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Mid-Majors in the Sweet 16: An Interview with Wally Szczerbiak

In 1999 Wally Szczerbiak took his Miami (OH) team to the Sweet 16 by upsetting Washington and Utah before losing to the 3-seed, Kentucky Wildcats. Today the analyst for CBS Sports and Turner Sports for the NCAA Tournament takes a look back at his tournament run before the turn of the millennium and the similarities he sees with this year's Wichita State team.

CBS Sports

Wally Szczerbiak's description of the Wichita State Shockers doesn't sound like he's describing a mid-major. Instead he points out that under head coach Gregg Marshall, the Shockers have become "tournament perennials" and a "powerhouse." As the leader of a Miami team that made its way into the Sweet 16, Szczerbiak has some insight into what it means to prove yourself on a national stage.

In 1999, Szczerbiak led the nation in both field goals (270) and points (775) and Miami was first in the MAC East at 24-8 (15-3), but lost the MAC Conference Tournament to Kent State. Without the automatic bid locked up the Miami squad was holding their breath during the selection show, but a strong resume got them in with a 10-seed. Miami had defeated some good teams in Tennessee, Xavier, and Wisconsin-Green Bay that year, as well as Notre Dame.

In a similar fashion, although Wichita State failed to win the conference tournament, their title as regular season conference champion and a strong nonconference schedule made them locks for the big dance.

"There's no question that mid-majors have to make hay and win. You have to be prepared in the early season," according to Szczerbiak. "Our coach [Charlie Coles] believed that we had to schedule as tough as possible."

Something even more crucial to Szczerbiak, though, was the toughness faced inside their own conference.

"What really stood out was how good our conference was. Our conference was very underrated then. The Missouri Valley is much more competitive than a lot of people think."

To Szczerbiak, the Mid-American Conference was not only underrated, its constant grind prepared them for the teams in the NCAA Tournament even more so than the non-conference schedule. Because the teams had scouted each other so often and knew each other so well, when it came time for the tournament it was easier to open up the game against teams that weren't as aware of Miami's strengths.

Going into the 1999 Tournament the MAC had both Kent State and Miami. This year the Missouri Valley had two teams in Wichita State and Northern Iowa. Although Kent State lost in the first round to Temple, conference pride is something that can add some extra motivation.

"Any time you get multiple teams in from a smaller conference you have to represent, win, and show you belong. It shows you can compete with any team in the country," Szczerbiak said.

In the first round Miami won 59-58 against the 7-seed, Washington Huskies who had been to the Sweet 16 the season before. In that game Szczerbiak scored 43 of his team's points, accounting for almost 73 percent of his team's scoring. He also had 12 of his team's 25 rebounds. Perhaps Fred VanVleet's 27 in Wichita State' victory over Indiana wasn't quite as dominant, but both teams were clearly captained by a clutch player who the opponent just had no answer for.

The 2-seed Utah Utes loomed, a team that was 28-5, undefeated in the WAC, and had just lost the national championship in the 1998 NCAA Tournament. Still, Szczerbiak and his battle tested team weren't intimidated.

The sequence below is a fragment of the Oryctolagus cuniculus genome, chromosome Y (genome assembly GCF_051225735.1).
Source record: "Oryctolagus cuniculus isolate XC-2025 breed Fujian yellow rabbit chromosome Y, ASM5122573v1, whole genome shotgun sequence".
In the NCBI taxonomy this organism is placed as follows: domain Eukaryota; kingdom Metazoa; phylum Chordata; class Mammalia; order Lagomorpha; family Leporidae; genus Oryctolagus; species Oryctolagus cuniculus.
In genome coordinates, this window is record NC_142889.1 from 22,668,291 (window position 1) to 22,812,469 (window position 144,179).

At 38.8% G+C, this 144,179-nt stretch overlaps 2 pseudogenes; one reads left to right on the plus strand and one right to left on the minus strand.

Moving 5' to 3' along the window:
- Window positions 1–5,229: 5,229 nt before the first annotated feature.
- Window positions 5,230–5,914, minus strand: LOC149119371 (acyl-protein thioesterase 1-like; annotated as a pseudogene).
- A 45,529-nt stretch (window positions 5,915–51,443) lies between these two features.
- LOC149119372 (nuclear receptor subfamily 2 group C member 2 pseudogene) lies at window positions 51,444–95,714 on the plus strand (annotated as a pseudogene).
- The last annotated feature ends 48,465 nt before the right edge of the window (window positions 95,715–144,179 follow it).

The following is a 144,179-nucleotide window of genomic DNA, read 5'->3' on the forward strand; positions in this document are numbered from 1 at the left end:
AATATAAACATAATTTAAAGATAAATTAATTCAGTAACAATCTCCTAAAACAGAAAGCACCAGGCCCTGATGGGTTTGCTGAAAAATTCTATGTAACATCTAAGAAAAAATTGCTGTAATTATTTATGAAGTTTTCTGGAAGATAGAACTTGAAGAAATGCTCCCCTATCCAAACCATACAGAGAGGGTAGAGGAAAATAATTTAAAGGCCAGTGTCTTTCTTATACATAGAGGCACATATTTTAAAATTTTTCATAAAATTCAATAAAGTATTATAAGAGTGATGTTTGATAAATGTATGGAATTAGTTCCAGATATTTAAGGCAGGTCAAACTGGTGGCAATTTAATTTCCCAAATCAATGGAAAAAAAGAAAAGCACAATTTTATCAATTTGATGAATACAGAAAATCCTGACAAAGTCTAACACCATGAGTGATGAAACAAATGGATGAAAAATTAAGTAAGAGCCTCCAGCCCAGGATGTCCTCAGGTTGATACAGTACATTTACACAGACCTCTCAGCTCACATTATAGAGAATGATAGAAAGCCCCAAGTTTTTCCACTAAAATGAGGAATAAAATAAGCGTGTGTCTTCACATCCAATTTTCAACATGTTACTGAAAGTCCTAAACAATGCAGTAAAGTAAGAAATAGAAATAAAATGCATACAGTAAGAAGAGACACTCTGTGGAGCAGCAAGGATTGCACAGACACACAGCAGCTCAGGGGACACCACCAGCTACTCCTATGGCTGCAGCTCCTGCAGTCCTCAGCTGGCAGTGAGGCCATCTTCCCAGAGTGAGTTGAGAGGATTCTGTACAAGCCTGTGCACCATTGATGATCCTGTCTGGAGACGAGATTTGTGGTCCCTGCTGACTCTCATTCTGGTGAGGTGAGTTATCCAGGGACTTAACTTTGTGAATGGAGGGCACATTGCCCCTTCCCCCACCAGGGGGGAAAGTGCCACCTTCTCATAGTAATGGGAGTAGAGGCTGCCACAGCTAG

"We were very confident," he said. "We were obviously confident coming out of the Washington game... We were a defensive team, a veteran team. I think it's often overlooked how good my teammates were."

Alongside Szczerbiak, seniors Damon Frierson and John Estick were excellent defenders who kept Utah at 58 points - the same score they held Washington to. Without that defense and experience, along with Estick's strong rebounding on both ends of the court, offense would not have been enough to defeat Utah by eight points and advance to the Sweet 16. Similarly, Wichita State hasn't advanced solely on the basis of its offensive game. Tekele Cotton and Ron Baker's defensive abilities have been just as crucial.

"Wichita state is a great defensive team. Their perimeter with Cotton, VanVleet and Baker, is as strong as any in the nation. It says a lot about mid-majors and what they are doing. I am proud of what mid-majors are doing. Gregg Marshall has turned Wichita State into a tournament perennial and they've become a powerhouse."

The perimeter that the WSU guard have established is strong on both sides of the ball, which Szczerbiak believes will pay off in their next game against Notre Dame. Although he admits that he had picked the Irish to advance initially, his mind has been changed by the Shockers' performance so far this tournament.

"It's really going to be a great game. Wichita is just so tough with those guards. I think Wichita State is going to win, and I think they'll overpower [Notre Dame's] guards a little bit," he said. "They're going to shut them down."

When it comes to their potential prospects against Kentucky he's not quite as optimistic.

"I definitely think their guards would match up well, but inside, Kentucky is too strong. The only teams I see beating them are Duke, Wisconsin, and Arizona."

When it comes down to it, Szczerbiak expressed pride in a fellow mid-major not only advancing to the Sweet 16, but doing so over a Kansas team that has refused to play them in the past. When a mid-major picks up the phone to schedule a school and is turned down, the other team is more than just an opponent. Not all teams are able to step up in that moment. But Wichita State?

"They came out and balled, and they had something to prove," Szczerbiak said.